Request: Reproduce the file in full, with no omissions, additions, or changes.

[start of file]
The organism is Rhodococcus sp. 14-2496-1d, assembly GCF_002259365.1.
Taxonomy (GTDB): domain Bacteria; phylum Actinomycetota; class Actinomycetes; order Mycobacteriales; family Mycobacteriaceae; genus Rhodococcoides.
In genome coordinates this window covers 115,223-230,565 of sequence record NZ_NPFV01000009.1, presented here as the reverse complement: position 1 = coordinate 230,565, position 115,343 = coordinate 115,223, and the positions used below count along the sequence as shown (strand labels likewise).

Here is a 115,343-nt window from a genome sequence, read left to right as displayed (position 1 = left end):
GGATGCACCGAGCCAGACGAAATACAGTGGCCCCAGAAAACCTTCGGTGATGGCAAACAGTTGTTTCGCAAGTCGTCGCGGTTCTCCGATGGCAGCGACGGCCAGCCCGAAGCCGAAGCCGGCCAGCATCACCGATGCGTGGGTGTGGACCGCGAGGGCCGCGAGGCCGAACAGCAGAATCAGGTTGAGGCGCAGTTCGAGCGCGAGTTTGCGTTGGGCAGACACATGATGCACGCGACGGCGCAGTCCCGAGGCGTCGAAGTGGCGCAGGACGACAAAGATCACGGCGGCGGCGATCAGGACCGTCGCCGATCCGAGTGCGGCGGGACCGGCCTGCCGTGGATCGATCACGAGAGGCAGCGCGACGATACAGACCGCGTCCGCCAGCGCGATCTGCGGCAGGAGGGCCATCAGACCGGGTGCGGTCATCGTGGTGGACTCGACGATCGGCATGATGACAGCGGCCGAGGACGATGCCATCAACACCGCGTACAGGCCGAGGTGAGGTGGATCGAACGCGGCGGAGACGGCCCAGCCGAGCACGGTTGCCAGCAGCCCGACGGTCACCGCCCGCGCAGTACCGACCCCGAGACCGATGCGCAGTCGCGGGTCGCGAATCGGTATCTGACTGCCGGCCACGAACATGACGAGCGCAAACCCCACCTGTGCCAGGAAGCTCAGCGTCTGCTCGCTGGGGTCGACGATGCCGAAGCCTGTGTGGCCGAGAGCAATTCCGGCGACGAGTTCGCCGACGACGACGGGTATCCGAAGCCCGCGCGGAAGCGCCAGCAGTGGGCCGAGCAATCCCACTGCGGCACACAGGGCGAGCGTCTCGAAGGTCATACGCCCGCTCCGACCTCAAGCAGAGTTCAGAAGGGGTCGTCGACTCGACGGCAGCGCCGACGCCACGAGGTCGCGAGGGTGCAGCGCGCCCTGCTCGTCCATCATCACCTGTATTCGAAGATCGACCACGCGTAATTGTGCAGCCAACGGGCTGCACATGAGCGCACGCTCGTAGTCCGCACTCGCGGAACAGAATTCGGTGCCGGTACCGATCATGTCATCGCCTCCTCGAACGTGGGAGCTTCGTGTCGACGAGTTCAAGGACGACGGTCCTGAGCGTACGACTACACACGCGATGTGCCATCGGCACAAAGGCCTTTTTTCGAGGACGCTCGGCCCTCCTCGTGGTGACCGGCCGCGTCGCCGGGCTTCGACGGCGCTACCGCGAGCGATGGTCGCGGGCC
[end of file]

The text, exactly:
The organism is Rhodococcus sp. 14-2496-1d, assembly GCF_002259365.1.
Taxonomy (GTDB): domain Bacteria; phylum Actinomycetota; class Actinomycetes; order Mycobacteriales; family Mycobacteriaceae; genus Rhodococcoides.
In genome coordinates this window covers 115,223-230,565 of sequence record NZ_NPFV01000009.1, presented here as the reverse complement: position 1 = coordinate 230,565, position 115,343 = coordinate 115,223, and the positions used below count along the sequence as shown (strand labels likewise).

Here is a 115,343-nt window from a genome sequence, read left to right as displayed (position 1 = left end):
GGATGCACCGAGCCAGACGAAATACAGTGGCCCCAGAAAACCTTCGGTGATGGCAAACAGTTGTTTCGCAAGTCGTCGCGGTTCTCCGATGGCAGCGACGGCCAGCCCGAAGCCGAAGCCGGCCAGCATCACCGATGCGTGGGTGTGGACCGCGAGGGCCGCGAGGCCGAACAGCAGAATCAGGTTGAGGCGCAGTTCGAGCGCGAGTTTGCGTTGGGCAGACACATGATGCACGCGACGGCGCAGTCCCGAGGCGTCGAAGTGGCGCAGGACGACAAAGATCACGGCGGCGGCGATCAGGACCGTCGCCGATCCGAGTGCGGCGGGACCGGCCTGCCGTGGATCGATCACGAGAGGCAGCGCGACGATACAGACCGCGTCCGCCAGCGCGATCTGCGGCAGGAGGGCCATCAGACCGGGTGCGGTCATCGTGGTGGACTCGACGATCGGCATGATGACAGCGGCCGAGGACGATGCCATCAACACCGCGTACAGGCCGAGGTGAGGTGGATCGAACGCGGCGGAGACGGCCCAGCCGAGCACGGTTGCCAGCAGCCCGACGGTCACCGCCCGCGCAGTACCGACCCCGAGACCGATGCGCAGTCGCGGGTCGCGAATCGGTATCTGACTGCCGGCCACGAACATGACGAGCGCAAACCCCACCTGTGCCAGGAAGCTCAGCGTCTGCTCGCTGGGGTCGACGATGCCGAAGCCTGTGTGGCCGAGAGCAATTCCGGCGACGAGTTCGCCGACGACGACGGGTATCCGAAGCCCGCGCGGAAGCGCCAGCAGTGGGCCGAGCAATCCCACTGCGGCACACAGGGCGAGCGTCTCGAAGGTCATACGCCCGCTCCGACCTCAAGCAGAGTTCAGAAGGGGTCGTCGACTCGACGGCAGCGCCGACGCCACGAGGTCGCGAGGGTGCAGCGCGCCCTGCTCGTCCATCATCACCTGTATTCGAAGATCGACCACGCGTAATTGTGCAGCCAACGGGCTGCACATGAGCGCACGCTCGTAGTCCGCACTCGCGGAACAGAATTCGGTGCCGGTACCGATCATGTCATCGCCTCCTCGAACGTGGGAGCTTCGTGTCGACGAGTTCAAGGACGACGGTCCTGAGCGTACGACTACACACGCGATGTGCCATCGGCACAAAGGCCTTTTTTCGAGGACGCTCGGCCCTCCTCGTGGTGACCGGCCGCGTCGCCGGGCTTCGACGGCGCTACCGCGAGCGATGGTCGCGGGCC